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Cancer Res. 1998 Feb 15;58(4):667-71.

Cigarette smoking, cytochrome P450 1A1 polymorphisms, and breast cancer risk in the Nurses' Health Study.

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Department of Epidemiology, Harvard School of Public Health, and Channing Laboratory, Boston, Massachusetts 02115, USA.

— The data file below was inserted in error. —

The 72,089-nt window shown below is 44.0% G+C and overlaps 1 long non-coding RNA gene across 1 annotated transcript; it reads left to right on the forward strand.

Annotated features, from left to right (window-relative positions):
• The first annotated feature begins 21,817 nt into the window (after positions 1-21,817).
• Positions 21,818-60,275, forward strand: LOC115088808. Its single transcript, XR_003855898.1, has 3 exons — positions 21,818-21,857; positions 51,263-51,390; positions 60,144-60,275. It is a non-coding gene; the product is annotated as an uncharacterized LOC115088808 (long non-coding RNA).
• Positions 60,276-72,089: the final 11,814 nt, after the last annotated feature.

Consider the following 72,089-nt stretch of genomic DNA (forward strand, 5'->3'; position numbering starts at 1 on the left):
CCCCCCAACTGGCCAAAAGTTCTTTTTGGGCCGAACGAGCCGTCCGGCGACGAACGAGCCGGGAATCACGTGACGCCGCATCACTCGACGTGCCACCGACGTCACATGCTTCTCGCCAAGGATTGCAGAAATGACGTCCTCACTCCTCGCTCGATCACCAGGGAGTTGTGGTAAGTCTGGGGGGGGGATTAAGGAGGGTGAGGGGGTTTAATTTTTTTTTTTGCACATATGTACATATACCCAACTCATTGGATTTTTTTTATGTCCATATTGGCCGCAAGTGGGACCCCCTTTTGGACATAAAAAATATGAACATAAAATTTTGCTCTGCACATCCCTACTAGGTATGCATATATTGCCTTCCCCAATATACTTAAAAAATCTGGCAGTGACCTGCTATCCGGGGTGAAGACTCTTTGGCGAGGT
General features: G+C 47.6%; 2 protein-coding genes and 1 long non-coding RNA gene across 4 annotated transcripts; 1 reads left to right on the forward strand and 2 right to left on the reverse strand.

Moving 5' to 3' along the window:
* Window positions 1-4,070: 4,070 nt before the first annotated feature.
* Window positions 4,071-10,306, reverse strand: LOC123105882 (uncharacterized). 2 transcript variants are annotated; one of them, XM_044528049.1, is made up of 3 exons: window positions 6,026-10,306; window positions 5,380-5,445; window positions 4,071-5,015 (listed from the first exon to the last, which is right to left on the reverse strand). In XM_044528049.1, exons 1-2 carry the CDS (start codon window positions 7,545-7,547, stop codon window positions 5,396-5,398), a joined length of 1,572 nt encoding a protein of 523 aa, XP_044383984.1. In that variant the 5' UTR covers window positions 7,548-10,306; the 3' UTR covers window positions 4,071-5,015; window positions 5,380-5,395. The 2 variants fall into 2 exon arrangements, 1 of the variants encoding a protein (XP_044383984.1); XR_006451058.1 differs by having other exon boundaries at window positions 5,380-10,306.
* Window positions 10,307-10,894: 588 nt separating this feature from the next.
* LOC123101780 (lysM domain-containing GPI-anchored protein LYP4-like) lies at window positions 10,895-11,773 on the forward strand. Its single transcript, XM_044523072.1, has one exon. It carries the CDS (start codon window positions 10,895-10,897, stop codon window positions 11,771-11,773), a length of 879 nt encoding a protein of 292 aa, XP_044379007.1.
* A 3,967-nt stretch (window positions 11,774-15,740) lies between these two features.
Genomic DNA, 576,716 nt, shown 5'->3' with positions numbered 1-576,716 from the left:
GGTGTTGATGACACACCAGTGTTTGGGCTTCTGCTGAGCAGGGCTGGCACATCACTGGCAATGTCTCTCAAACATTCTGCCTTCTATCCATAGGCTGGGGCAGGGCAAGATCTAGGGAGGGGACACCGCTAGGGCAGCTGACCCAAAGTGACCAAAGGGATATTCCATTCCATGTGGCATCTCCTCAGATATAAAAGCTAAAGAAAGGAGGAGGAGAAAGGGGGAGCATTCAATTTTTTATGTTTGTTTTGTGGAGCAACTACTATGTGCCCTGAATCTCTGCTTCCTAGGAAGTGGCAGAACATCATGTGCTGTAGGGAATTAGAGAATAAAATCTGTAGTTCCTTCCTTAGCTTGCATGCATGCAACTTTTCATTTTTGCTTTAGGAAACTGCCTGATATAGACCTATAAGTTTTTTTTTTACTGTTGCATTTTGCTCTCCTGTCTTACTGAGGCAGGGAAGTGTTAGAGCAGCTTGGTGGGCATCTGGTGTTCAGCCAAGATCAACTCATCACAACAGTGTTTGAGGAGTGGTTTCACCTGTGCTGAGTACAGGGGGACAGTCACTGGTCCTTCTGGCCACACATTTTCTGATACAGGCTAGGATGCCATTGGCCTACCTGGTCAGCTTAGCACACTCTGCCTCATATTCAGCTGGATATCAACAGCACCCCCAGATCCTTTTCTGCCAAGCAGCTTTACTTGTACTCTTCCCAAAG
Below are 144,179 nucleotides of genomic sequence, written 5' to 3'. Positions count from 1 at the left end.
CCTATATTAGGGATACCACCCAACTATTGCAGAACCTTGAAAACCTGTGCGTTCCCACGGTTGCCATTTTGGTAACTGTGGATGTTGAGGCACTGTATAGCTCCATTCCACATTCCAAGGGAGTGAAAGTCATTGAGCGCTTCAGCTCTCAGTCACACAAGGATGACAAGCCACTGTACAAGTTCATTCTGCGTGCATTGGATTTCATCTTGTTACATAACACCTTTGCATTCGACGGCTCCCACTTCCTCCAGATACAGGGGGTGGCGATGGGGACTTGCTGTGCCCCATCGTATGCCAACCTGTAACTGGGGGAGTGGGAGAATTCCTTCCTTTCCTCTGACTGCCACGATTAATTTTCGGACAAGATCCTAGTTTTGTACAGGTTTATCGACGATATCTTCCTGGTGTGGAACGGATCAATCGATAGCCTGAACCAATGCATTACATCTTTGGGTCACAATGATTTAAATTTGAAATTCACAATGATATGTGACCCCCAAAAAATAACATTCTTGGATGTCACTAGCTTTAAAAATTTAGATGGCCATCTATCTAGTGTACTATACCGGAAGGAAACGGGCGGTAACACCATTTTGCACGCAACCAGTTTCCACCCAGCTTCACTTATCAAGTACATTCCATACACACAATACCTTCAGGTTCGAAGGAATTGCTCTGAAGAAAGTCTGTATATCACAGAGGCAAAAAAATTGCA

Environmental exposure to carcinogens may contribute to increasing breast cancer rates and geographic variation in breast cancer incidence in the United States. One class of chemicals that has received much attention are the polyaromatic hydrocarbons that are ubiquitous in the environment and occur in cigarette smoke. The cytochrome P450 1A1 (CYP1A1) gene codes for an enzyme that contributes to aryl hydrocarbon hydroxylase activity, which is involved in the metabolism of polyaromatic hydrocarbons. Genotypic variants of CYP1A1 have been associated with increased aryl hydrocarbon hydroxylase activity, and some epidemiological studies suggest that women with the variant genotype(s) are at increased risk for breast cancer. We prospectively evaluated the associations between the CYP1A1 polymorphisms and breast cancer risk, as well as the potential modification of these associations by cigarette smoking, in a case-control study nested within the Nurses' Health Study. We analyzed the T-->C transition at nucleotide 6235 (MspI) and the A-->G transition at nucleotide 4889 (exon 7) in CYP1A1 by PCR-RFLP assays among 466 incident breast cancer cases and 466 matched controls. Relative risks (RRs) and 95% confidence intervals (CIs) were used to quantify the risk of breast cancer among subjects who had at least one variant allele relative to subjects who were homozygous for the wild-type allele, using conditional logistic regression. No overall increase in breast cancer risk with the variant CYP1A1 genotypes was apparent (RR(MspI), 1.05; 95% CI, 0.74-1.50 and RR(exon7), 0.88; 95% CI, 0.58-1.33). However, a suggestive increase in breast cancer risk was observed among women who had commenced smoking before the age of 18 and had the CYP1A1-MspI variant genotype compared to nonsmokers who were homozygous wild type for the polymorphism (RR, 5.65; 95% CI, 1.50-21.3; percentage of all breast cancer cases attributable to this risk factor, 2.5%). A similar gene-environment association was observed for the exon 7 polymorphism (RR, 3.61; 95% CI, 1.11-11.7; percentage of all breast cancer cases attributable to this risk factor, 2.2%). These data are compatible with the hypothesis that cigarette smoking early in life is a modifiable cause of breast cancer in a subpopulation of genetically susceptible women. However, the proportion of breast cancer attributable to cigarette smoking at a young age among Caucasian women with the variant form of the CYP1A1 polymorphisms is low.

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